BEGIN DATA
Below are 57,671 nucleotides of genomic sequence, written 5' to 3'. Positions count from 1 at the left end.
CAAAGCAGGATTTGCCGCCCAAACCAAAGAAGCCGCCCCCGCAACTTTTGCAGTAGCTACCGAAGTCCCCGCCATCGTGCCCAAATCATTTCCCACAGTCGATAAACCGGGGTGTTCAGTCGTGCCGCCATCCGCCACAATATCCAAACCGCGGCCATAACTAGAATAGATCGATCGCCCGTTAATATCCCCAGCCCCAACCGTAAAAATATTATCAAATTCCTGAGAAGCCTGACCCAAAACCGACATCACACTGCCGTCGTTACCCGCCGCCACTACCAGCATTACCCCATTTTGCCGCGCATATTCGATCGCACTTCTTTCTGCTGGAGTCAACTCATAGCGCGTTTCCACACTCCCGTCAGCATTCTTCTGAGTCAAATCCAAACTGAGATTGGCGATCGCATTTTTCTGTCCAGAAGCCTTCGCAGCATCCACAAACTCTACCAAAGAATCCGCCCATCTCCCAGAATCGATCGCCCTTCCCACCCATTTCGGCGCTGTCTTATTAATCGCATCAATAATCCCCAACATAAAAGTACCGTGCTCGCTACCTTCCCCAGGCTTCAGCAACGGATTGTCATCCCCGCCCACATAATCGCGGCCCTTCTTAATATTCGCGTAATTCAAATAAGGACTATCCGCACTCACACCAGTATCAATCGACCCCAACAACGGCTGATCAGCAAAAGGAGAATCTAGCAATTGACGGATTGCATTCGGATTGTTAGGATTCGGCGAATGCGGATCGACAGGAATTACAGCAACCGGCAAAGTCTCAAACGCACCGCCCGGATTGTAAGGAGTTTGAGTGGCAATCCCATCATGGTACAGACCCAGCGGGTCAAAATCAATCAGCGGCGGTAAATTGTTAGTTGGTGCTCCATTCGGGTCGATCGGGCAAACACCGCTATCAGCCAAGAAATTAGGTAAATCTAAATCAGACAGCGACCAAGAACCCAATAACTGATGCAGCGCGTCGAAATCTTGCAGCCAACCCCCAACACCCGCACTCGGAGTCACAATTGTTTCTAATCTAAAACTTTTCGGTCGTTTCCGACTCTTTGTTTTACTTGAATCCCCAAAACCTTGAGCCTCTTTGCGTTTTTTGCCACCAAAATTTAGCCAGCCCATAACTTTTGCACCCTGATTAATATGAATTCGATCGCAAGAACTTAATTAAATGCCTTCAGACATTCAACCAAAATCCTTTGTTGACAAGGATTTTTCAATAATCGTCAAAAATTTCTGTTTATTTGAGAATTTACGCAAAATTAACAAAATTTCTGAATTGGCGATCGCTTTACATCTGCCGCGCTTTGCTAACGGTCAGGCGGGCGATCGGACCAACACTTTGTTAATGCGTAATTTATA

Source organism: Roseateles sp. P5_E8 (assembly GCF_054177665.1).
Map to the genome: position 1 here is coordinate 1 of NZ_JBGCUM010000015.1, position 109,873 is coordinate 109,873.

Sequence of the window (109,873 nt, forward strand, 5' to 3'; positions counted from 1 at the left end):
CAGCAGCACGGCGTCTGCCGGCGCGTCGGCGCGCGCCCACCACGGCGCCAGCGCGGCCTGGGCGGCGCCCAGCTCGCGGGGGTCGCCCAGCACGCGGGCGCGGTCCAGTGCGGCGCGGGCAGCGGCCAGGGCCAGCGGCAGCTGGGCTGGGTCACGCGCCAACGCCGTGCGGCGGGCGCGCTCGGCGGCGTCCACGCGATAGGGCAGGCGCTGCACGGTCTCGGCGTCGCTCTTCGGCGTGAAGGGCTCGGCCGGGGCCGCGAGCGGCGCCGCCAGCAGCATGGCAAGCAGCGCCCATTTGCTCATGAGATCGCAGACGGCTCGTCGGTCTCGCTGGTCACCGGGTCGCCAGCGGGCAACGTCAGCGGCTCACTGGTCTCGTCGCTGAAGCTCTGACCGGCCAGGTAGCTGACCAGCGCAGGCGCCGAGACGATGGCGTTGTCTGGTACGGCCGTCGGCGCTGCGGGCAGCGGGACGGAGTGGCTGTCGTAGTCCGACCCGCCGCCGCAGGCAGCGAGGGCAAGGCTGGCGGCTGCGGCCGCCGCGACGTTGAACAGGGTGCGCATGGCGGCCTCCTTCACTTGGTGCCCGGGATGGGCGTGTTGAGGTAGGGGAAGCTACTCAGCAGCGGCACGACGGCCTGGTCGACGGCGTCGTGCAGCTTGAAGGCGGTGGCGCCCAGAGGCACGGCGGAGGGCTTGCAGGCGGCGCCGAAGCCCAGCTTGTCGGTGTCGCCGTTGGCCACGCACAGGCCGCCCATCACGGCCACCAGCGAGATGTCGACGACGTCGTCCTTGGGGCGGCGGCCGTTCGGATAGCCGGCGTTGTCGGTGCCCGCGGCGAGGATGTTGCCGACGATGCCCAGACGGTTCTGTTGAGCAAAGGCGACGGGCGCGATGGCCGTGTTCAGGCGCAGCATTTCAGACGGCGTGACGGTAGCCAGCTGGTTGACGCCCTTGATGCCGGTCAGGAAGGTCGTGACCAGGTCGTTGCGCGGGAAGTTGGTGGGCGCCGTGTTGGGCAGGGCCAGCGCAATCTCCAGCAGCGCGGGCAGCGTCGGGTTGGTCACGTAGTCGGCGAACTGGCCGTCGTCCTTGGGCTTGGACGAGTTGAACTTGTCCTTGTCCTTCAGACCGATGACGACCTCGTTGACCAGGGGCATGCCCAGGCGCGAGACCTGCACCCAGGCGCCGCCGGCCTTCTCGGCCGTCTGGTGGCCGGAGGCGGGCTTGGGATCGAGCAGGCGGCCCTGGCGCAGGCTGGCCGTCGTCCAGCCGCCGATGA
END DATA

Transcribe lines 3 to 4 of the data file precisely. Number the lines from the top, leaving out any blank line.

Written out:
Source organism: Roseateles sp. P5_E8 (assembly GCF_054177665.1).
Map to the genome: position 1 here is coordinate 1 of NZ_JBGCUM010000015.1, position 109,873 is coordinate 109,873.